Both Moss Bros and L Brands’ Victoria’s Secret brand lost their buyers this week, sending both stocks spiralling downwards. Brigadier Acquisition Company, the bid vehicle of Crew Clothing owner Menoshi Shina, applied to the Takeover Panel to withdraw its 22.6 billion pound takeover bid for Moss Bros but was barred from doing so. The 169-year-old clothing company said the U.K. takeover code barred an offeror from pulling out from an acquisition unless circumstances giving it the right to do so “are of material significance … in the context of the offer.”
Moss Bros Issues A Profit Warning
The deal came less than two weeks before the U.K. government ordered the closure of non-essential shops, which forced Moss Bros to shut all its stores. In late March, Moss Bros issued a profit warning, saying it expects the coronavirus pandemic to lead to "a significant reduction in revenue and profitability" for the year ending January 30, 2021.
Victoria’s Secret also closed a large number of its 1,600 stores and started to lay off staff to cope with the COVID-19 pandemic, causing private equity firm Sycamore Partners to attempt to walk away from a deal to buy a majority stake in the brand. The firm argued that L Brands had breached its agreement by closing stores without its prior approval.
Victoria’s Secret executives said their actions were "consistent with the steps that retailers across the country have taken in response to the pandemic." But Sycamore said that argument is irrelevant because the other retailers do not have a detailed set of obligations associated with an M&A transaction.
What We'll Be Watching For This Week
- How will Spar Group shareholders vote regarding former CEO Robert Brown’s resolution to appoint his brother, James Brown Sr., to the board at the meeting on Thursday?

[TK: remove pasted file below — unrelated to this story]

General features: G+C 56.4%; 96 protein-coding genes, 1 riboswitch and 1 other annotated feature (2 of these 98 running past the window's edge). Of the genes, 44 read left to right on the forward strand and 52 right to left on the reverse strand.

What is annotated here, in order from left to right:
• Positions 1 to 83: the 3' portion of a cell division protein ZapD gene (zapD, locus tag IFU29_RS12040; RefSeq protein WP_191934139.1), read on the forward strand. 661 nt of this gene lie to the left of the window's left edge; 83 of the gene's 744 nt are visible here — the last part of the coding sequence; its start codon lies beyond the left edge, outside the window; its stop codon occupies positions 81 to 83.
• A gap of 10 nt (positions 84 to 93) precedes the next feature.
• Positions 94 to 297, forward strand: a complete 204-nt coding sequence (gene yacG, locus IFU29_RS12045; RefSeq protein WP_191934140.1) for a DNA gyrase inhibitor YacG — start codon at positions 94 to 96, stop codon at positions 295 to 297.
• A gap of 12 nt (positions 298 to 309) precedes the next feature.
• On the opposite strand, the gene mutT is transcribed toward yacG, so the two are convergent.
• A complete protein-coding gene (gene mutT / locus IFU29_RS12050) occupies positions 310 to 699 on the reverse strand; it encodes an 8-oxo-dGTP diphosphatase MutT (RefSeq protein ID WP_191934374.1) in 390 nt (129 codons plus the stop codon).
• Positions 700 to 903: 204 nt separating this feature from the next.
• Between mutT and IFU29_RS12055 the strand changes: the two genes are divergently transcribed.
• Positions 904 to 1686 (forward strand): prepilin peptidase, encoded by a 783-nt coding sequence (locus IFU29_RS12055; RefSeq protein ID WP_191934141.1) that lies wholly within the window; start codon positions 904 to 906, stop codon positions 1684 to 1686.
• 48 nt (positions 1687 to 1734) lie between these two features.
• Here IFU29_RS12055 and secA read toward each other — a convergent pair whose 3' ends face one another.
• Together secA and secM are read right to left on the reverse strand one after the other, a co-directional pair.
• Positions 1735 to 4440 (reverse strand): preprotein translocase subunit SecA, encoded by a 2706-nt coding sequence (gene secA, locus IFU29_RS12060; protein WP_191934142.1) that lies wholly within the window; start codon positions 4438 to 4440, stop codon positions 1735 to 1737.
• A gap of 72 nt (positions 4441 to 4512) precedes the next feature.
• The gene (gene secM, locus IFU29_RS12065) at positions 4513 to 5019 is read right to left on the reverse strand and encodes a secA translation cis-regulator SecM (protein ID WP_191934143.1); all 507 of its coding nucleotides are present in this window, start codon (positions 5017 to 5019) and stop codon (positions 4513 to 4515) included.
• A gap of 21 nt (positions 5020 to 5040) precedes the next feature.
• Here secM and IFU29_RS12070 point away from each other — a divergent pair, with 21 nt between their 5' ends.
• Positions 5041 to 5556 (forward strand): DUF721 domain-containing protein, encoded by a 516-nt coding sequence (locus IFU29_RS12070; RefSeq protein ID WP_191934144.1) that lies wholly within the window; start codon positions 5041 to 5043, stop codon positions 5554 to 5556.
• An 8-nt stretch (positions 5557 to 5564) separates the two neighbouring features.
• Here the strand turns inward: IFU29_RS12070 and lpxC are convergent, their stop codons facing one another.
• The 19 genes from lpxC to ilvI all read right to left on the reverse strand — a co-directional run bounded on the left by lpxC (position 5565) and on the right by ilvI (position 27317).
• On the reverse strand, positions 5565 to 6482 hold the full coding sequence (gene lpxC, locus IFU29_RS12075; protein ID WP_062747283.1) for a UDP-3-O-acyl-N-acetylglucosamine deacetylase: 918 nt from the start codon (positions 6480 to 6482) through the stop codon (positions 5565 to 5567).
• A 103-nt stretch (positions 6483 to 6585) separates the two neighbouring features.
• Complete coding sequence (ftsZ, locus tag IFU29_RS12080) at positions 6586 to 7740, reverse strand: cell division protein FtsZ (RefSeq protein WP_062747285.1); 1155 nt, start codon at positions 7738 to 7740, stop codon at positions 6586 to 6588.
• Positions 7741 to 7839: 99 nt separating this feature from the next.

- How will USA Technologies shareholders vote regarding Hudson Executive Capital’s eight-person slate at the meeting on Thursday?
- Will Tegna shareholders back Standard General’s four-person slate or stick to the status quo at the meeting on Thursday?
Activist Shorts Update
With 55 short campaigns started between January 01, 2020 and April 23, 2020, the highest in the same period since 2017, activist short sellers have had a strong start to the year. Six of those campaigns were launched last week alone, two of which were courtesy of Hindenburg Research.
Hindenburg released a negative report claiming silver mining firm New Pacific Metals has a 90% downside after the short seller uncovered legal disputes concerning the firm’s Bolivian operations. Silvercorp, which owns a 29% stake in New Pacific, could fall as much as 45%, the short seller said. Hindenburg claimed that New Pacific's Bolivian operations have been left in a "legal limbo" since having its mining concessions stripped in 2015 before a new Bolivian government came to power in 2019. According to the short seller, New Pacific has no claim to its properties in Bolivia.
Meanwhile, Quintessential Capital Management accused music streaming platform Akazoo of vastly inflating the number of its customers, and ShadowFall Capital & Research argued that COVID-19 threatens an already vulnerable dividend at financial services company St James’s Place.
In the healthcare sector, Wolfpack Research claimed that Inspire Medical Systems have reaped the rewards of a treatment that is "too invasive and restrictive to ever gain traction." Kerrisdale Capital Management said that Mirati Therapeutics is only worth a "small fraction" of its current $4.6 billion valuation because both its drugs are unlikely to reach the oncology market, let alone prosper.
Chart Of The Week
92 of the 352 companies publicly subjected to activist demands between January 01, 2020 and April 24, 2020, are headquartered outside the U.S., compared to 164 of 442 in the same period last year.
Note: rounding may lead to summation errors.